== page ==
The first layer is important because any mistakes in this layer will be magnified to the overall structure of the intended part. The first layer indicates if the print bed is levelled correctly, it indicates that you have the correct extrusion settings such as amount, temperature and more.

A print bed should provide sufficient adhesion to the molten material, ensuring the object adheres to the bed. This is key because the extruders are moving components and if the plastic doesn’t properly attach to the bed, the movement will create many issues to the first layer as it cools. Additionally, due to cooling, the plastic can deform which is known as warping, by peeling away from the bed floor.

Which type of print Bed?

Print beds can come in a number of materials but the two most common are aluminium and glass. These both offer a smooth surface for the object to rest on, however because of the surface, this can cause adhesion issues. To combat this, print beds can come heated or a user can apply a gluing agent to help with bed adhesion which is strong enough to hold the object, but also allow for easier removal once printed.

Gluing agents come in various forms, from a standard glue stick, hairspray and special sheets you attach on to the print bed. These options are all relatively cheap and it is recommended to always use some form of agent to reduce issues that can occur.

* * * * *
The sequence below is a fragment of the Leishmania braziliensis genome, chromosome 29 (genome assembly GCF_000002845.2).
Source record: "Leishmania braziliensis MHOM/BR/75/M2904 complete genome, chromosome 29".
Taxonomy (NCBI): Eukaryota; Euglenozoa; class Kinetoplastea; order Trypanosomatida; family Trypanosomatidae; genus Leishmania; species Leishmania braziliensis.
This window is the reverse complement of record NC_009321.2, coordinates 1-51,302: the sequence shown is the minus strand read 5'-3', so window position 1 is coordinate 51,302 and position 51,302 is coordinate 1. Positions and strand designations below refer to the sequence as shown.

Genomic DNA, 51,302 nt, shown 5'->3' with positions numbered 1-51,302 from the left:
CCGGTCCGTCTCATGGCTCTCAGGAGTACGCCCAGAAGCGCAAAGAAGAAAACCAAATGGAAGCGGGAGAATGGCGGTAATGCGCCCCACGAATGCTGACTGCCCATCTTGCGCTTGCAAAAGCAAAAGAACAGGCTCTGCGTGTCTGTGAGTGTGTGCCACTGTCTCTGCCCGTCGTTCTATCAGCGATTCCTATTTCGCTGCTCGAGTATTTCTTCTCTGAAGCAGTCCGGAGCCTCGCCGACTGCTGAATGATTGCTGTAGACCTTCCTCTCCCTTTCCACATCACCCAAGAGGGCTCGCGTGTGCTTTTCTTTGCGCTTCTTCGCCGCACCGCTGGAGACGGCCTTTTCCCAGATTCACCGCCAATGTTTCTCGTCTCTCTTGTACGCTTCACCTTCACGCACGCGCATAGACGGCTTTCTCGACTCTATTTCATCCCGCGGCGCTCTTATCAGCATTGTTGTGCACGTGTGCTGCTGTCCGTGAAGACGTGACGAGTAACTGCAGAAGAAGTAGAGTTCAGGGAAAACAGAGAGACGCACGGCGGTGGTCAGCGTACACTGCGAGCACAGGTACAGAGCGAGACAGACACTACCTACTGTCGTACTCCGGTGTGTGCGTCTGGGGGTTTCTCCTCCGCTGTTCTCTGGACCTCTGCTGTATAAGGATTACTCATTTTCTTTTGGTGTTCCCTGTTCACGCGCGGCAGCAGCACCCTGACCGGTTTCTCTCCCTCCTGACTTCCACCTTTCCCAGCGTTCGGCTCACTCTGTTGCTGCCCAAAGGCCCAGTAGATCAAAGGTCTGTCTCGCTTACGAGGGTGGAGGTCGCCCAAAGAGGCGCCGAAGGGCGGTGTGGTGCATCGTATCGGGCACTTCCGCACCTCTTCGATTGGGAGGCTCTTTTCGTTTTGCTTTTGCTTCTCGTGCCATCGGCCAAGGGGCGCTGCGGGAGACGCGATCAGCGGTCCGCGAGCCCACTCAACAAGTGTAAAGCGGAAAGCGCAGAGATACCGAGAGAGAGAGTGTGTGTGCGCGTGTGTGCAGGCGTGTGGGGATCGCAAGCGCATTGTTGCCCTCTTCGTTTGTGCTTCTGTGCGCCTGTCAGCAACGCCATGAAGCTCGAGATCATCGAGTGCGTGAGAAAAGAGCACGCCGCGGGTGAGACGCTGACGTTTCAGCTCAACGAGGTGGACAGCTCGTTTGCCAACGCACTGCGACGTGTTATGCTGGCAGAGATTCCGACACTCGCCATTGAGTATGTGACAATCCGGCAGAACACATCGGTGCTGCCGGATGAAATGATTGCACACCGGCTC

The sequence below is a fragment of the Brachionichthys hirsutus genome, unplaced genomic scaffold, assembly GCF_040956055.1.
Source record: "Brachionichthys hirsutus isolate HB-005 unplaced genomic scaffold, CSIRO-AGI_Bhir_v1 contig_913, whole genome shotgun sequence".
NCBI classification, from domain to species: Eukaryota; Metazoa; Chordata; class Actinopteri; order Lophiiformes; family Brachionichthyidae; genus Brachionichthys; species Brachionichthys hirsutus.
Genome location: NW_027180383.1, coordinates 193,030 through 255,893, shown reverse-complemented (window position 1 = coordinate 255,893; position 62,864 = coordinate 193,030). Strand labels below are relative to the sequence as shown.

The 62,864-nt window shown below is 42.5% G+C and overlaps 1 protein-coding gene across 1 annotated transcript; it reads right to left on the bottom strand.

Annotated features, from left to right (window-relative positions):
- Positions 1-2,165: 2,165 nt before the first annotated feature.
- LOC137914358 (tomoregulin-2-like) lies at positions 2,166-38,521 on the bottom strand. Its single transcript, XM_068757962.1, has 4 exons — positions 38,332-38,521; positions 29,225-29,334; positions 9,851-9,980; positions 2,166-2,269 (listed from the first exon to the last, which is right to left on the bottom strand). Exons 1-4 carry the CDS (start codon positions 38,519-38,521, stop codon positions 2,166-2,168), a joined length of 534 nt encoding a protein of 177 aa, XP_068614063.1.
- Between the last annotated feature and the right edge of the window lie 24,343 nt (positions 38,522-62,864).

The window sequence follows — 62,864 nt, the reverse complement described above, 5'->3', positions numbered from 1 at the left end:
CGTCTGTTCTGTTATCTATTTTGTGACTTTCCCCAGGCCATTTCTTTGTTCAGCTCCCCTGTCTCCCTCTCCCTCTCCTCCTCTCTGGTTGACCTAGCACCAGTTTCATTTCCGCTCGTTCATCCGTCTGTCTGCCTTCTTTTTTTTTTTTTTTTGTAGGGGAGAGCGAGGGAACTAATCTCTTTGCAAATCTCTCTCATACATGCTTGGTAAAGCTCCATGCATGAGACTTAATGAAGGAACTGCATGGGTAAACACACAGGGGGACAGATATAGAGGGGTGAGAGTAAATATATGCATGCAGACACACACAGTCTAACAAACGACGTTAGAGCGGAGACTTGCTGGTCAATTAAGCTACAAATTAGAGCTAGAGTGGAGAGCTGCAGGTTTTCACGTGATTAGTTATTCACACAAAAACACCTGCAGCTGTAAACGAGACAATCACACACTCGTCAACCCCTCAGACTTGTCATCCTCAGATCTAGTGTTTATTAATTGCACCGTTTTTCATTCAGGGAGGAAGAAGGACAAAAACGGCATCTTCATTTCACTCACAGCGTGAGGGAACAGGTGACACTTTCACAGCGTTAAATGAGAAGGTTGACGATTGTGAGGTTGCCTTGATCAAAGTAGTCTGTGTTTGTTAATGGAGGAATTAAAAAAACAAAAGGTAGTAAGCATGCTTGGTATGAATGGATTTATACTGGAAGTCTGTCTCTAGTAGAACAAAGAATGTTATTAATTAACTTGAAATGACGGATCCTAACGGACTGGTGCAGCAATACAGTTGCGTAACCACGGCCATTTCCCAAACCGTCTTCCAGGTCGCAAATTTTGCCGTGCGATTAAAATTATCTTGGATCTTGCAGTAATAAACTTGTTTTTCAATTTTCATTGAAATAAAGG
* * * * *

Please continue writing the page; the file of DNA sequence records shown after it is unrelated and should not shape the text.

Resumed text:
Heated print beds reduce the chance of the object warping since they provide heat to the first layer, ensuring no random pockets cool faster than others. Aluminium beds offer the most uniform heat distribution, but aluminium itself expands significantly as its temperature increases which can cause problems. Glass on the other hand doesn’t expand easily but it doesn’t offer the same temperature distribution meaning some areas are cooler than others. One way to circumvent these potential issues is to use a print bed with both materials, where the aluminium rests below the glass, providing uniform heat through out the glass plate, which doesn’t expand as much as the aluminium.

Hot Ends

A hot end is where the filament is melted then extruded through a nozzle. Hot ends come in many forms but the standard ones consist of a feed tube, a heatsink, thermal barrier tube with a heat-break, heat-block and the nozzle in that order.